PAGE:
14 March 2010

Bloodlust: The Romance of the Vampire

Vampires have long held a fascination for us. Their popularity rose in the eighteenth century when the vampire legends of Eastern Europe became known to Western Europe. These mythological creatures that overcame death by sucking the blood from their sleeping victims were romanticized in the nineteenth century. Beginning with the short story The Vampyre by writer and physician John William Polidori (1795 – 1821), the vampire evolved in English literature from a folkloric to an aristocratic being. Polidori, the son of an Italian émigré scholar and an English governess, was the personal doctor of Lord Byron during a trip through Europe. While staying at TheVilla Diodati in Lake Geneva they were joined by Mary Wollstonecraft Godwin and her fiancé Percy Bysshe Shelley. It was during this Year Without a Summer while forced inside by bad weather they shared ghost stories and laudanum. Mary Shelly would go on to write Frankenstein, Polidori who was paintedby F.G. Gainsford was not as successful. He died at the age of twenty-six an apparent suicide. He would never know his extremely talented niece and nephews: Christina Georgina Rossetti, Dante Gabriel Rossetti, and William Michael Rossetti. Christina is remembered for her haunting poetry, Dante and William for their contributions to the Pre-Raphaelites. Sir Philip Burne-Jones, 2nd Baronet (1861–1926), son of Pre-Raphaeliteartist Sir Edward Burne-Jones painted a female vampire attacking an unconscious man. Whereas Henry Fuseli (1741–1825) painted a sleeping woman succumbing to her own vampiric nightmares.

8 comments:

  1. ...ah, yes, vampires are ever so inspiring...need we say more?
    S+S

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  2. It is always so good to hear from you S+S! I loved your post on black which was my favorite color as a child....need I say more? Kendra

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  3. the gathering on Lake Geneva that summer one can only imagine. It is the quest for eternal youth we crave-chasing it in different ways, some with a scapel, some with bloodlines. I am enjoying your blog immensely. pgt

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  4. Yes one can only imagine the incessant rain and poor young Polidori being tormented by the jaded Byron. At least he gained his immortality through his writings and the Rossettis' accomplishments. I always enjoy your esoteric musings. Kendra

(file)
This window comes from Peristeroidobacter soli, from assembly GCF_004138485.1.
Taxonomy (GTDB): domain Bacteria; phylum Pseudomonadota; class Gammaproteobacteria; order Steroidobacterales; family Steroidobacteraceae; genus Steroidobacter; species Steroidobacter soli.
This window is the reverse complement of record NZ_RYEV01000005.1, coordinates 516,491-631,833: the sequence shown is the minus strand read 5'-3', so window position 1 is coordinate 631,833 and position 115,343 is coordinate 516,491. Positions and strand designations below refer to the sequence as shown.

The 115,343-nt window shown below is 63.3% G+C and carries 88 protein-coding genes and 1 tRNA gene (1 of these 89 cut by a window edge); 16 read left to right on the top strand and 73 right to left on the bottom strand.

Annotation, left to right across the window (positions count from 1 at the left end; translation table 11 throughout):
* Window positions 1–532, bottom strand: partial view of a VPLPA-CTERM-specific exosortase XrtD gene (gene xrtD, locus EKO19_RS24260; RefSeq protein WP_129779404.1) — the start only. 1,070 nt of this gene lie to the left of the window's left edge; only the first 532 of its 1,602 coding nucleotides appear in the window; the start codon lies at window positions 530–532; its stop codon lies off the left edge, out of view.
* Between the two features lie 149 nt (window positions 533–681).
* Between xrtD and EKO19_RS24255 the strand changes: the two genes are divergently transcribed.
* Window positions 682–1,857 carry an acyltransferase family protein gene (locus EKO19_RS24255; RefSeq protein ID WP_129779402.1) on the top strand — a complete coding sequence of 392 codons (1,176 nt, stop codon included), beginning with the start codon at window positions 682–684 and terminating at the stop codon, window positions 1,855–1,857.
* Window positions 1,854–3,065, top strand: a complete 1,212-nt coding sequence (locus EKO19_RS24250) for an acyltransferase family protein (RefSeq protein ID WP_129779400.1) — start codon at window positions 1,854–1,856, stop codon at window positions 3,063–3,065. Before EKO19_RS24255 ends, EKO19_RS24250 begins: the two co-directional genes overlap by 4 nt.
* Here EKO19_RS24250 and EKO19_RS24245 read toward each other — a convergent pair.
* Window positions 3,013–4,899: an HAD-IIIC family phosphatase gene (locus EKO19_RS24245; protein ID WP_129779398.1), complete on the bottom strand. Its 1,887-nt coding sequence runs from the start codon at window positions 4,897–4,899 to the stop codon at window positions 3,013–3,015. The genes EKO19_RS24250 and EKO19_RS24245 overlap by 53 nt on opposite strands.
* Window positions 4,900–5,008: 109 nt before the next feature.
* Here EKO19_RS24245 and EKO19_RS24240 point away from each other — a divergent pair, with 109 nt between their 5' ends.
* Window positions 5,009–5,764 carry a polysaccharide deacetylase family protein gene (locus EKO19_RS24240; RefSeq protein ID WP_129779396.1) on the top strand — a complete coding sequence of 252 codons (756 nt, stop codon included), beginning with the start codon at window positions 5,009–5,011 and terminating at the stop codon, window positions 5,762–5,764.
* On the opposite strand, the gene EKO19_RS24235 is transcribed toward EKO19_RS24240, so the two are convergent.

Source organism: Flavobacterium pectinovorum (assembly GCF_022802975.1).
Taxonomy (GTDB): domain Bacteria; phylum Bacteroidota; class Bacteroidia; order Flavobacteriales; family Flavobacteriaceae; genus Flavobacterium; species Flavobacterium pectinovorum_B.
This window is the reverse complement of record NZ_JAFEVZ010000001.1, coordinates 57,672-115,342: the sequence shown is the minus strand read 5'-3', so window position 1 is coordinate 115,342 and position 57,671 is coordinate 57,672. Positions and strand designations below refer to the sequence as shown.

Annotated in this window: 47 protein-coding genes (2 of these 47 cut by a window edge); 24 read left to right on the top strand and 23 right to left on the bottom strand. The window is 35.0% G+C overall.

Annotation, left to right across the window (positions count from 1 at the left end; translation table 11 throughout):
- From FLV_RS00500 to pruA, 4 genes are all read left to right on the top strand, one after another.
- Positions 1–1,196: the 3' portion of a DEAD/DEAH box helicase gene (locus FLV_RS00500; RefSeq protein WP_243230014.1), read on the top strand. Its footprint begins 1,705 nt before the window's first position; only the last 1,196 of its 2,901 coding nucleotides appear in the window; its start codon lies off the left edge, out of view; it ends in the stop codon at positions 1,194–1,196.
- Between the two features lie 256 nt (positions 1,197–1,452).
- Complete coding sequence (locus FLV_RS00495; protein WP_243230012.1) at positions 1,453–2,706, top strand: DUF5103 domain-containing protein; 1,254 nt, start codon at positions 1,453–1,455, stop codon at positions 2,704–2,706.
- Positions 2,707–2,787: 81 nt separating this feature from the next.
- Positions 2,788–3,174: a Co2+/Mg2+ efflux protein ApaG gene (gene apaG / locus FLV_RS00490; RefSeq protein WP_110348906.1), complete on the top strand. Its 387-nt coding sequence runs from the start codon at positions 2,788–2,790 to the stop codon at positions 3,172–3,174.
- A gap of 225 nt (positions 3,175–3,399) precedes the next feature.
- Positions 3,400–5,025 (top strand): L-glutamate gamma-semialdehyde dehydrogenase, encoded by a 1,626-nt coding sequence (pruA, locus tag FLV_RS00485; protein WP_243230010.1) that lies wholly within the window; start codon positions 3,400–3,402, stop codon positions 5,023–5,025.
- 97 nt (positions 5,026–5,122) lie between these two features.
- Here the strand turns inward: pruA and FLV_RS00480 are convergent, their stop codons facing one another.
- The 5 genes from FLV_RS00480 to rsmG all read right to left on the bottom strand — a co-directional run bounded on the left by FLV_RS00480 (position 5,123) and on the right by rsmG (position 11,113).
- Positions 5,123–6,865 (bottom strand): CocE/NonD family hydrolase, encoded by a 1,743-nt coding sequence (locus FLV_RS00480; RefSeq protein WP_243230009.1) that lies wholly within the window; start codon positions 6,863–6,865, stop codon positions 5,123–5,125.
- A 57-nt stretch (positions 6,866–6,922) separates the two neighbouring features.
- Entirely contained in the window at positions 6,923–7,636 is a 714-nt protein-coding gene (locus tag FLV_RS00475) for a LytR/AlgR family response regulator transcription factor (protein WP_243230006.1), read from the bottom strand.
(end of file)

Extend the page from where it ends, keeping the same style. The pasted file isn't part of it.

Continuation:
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  5. Dearest Kendra -- Fascinating posting about vampires. Walter Kuhlman, whose art collection and legacy I am shepherding since his death, was likewise very compelled by the apparent dichotomy between life and death. In his Sausalito studio, I have several oils and monotypes depicting this interest. Also, for those interested in the genre, there is a Danish movie out on DVD now, "Let the Right One In," about a young boy, bullied by classmates, who meets a young 12 year old girl who is a vampire. These child actors are fabulous, and this girl feels like she really is hundreds of years old -- she is so world-weary, it's quite poignant. I highly recommend it, even though the adult actors are pretty bad. The story line is fresh and the children are fabulous. Amy Zwicker

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  6. Amy~ Thank you so much for your insights. Kendra

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  7. I am reading, at this time Robert Lewis Stevenson's story Strange Case of Dr Jekyll and Mr Hyde. It has a history of a person, who can enter into another. The Body Snatchers et al. So this moves on towards Dracula, The Mark of Zorro, --dark sexuality---Frederick March plays the two selves throughout the film which moved through powerful animalism and perversity. Dead or Alive "bodies" enter the bodies of another person, Vampires meant a lot to RLS and of course all the rest of us as well.

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  8. Dear Anonymous, Thank you for giving us a Jungian take on the Vampire and I will have to read again the great Scottish writer. Kendra

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